Essay about Labor Relations

2454 Words 10 Pages
Labor Relations This paper will attempt to discuss the cost and benefit of trade unionism, as it exists in the United States. To understand the pros and cons, it is important to understand the environment in which trade unionism developed and the needs they attempted to satisfy. It will discuss the evolution of Trade Unionism through the centuries. From that understanding we can discuss the topic as it relates to our current environment.
Historians agree that American Unionism started in the early 19th Century. These early organizations were formed along the lines of Craft. Daniel Mills explains, in Labor Relations, "Crafts people worked for themselves, or in small shops. They were often in conflict with customers or merchants which
…show more content…
Assumptions must be made by unions and the union members that these items are not being provided for by the employer and therefore require an organization, the union, to fight for them. This definition describes a Good Guy / Bad Guy relationship between worker and Employer, that I believe is too simplistic. Both Union and Management act in a checks and balance relationship that is difficult to describe. We must take specific points of concern and describe the benefits trade unionism brings to the table. Union Approach Wages Trade unions are filling a need of the American worker just as much today as they did 30, 50 or 70 years ago. Unions historically have represented the workers who were from manufacturing, Blue Collar, job classifications. These workers are not being paid an equitable share of the profits that corporations are making. The disparity between the union worker and the management personnel is ever growing. The AFL-CIO News dated June 28, 1996 describes an incident where Steelworkers were locked out of a Common Wealth Gas plant for turning down a contract calling for more than 50 concessions while two weeks previously management was given 3 million dollars compensation. This occurred while the company was making a record 54 million dollar profit. ( 2 ). It follows, when considering the previous statement, inequities in pay are as prevalent in 1996 as they were in 1926. Unions are needed to lessen these inequities by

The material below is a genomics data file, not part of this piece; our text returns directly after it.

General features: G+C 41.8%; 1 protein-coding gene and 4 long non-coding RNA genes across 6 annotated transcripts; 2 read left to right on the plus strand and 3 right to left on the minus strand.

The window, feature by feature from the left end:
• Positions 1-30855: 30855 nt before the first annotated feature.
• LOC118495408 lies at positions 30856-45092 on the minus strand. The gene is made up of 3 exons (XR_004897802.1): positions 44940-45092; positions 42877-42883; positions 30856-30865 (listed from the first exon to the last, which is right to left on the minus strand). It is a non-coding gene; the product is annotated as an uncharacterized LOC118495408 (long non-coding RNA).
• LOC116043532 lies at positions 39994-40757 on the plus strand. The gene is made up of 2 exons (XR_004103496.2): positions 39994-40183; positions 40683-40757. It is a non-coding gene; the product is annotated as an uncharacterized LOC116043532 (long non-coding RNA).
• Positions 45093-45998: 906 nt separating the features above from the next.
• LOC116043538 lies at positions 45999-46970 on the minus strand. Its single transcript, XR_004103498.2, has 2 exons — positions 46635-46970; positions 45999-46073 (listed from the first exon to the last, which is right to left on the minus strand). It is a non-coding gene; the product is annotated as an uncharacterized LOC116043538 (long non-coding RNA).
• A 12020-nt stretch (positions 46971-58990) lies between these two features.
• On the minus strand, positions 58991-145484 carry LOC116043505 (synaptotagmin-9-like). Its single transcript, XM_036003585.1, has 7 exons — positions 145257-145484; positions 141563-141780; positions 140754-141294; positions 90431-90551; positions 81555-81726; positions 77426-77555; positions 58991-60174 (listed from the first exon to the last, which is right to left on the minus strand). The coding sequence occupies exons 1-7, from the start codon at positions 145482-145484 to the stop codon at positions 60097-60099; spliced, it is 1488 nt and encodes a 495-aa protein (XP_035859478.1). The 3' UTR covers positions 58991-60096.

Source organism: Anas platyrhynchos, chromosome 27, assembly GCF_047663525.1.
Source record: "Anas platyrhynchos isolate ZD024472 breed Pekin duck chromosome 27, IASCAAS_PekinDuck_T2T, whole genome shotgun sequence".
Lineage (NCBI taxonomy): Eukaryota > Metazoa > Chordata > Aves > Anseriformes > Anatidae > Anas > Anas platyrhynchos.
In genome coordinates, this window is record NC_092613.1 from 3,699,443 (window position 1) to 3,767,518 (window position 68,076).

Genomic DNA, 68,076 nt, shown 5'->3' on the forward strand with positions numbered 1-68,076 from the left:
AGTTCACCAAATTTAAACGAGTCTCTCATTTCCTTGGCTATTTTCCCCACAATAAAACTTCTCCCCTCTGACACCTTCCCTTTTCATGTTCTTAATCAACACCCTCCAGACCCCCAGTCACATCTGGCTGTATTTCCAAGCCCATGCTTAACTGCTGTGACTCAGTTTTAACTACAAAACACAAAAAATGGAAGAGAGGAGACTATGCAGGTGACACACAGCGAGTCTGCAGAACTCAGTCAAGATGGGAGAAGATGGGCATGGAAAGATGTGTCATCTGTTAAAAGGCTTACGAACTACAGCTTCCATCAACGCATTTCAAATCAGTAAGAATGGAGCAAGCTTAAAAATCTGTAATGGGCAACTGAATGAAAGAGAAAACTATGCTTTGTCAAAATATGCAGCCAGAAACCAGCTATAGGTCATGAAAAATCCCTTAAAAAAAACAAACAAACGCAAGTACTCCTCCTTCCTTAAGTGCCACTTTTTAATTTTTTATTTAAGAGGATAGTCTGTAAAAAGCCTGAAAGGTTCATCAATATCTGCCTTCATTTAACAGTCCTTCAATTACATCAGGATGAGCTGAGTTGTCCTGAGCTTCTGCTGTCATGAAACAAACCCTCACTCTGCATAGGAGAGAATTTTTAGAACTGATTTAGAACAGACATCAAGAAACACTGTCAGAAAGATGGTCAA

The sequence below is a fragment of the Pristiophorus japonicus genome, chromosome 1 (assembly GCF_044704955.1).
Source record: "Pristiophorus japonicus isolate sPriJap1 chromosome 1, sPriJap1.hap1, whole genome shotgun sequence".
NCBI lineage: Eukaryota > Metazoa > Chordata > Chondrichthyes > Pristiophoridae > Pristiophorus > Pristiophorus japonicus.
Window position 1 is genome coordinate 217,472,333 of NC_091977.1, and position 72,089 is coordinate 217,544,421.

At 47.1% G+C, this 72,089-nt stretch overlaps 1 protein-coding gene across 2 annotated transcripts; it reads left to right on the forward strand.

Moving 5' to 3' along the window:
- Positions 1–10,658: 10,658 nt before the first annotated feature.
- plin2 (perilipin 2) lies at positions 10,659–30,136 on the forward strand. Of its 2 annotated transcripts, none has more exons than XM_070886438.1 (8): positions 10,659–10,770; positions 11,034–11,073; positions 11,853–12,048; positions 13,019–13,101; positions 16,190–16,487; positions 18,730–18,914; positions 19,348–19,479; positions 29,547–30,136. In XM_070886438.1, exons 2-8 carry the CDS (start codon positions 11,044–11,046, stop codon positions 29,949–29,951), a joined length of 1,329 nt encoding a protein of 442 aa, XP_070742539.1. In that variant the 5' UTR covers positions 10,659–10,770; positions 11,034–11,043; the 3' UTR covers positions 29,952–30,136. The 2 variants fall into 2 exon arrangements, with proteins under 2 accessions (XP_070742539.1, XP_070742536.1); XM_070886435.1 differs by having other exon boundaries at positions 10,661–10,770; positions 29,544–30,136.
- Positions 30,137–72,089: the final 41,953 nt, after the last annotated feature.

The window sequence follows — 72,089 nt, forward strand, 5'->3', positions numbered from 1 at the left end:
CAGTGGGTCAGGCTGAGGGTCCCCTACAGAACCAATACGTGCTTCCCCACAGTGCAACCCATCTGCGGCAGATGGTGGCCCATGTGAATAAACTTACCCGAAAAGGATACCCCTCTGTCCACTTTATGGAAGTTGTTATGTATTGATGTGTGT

More about Essay about Labor Relations

Open Document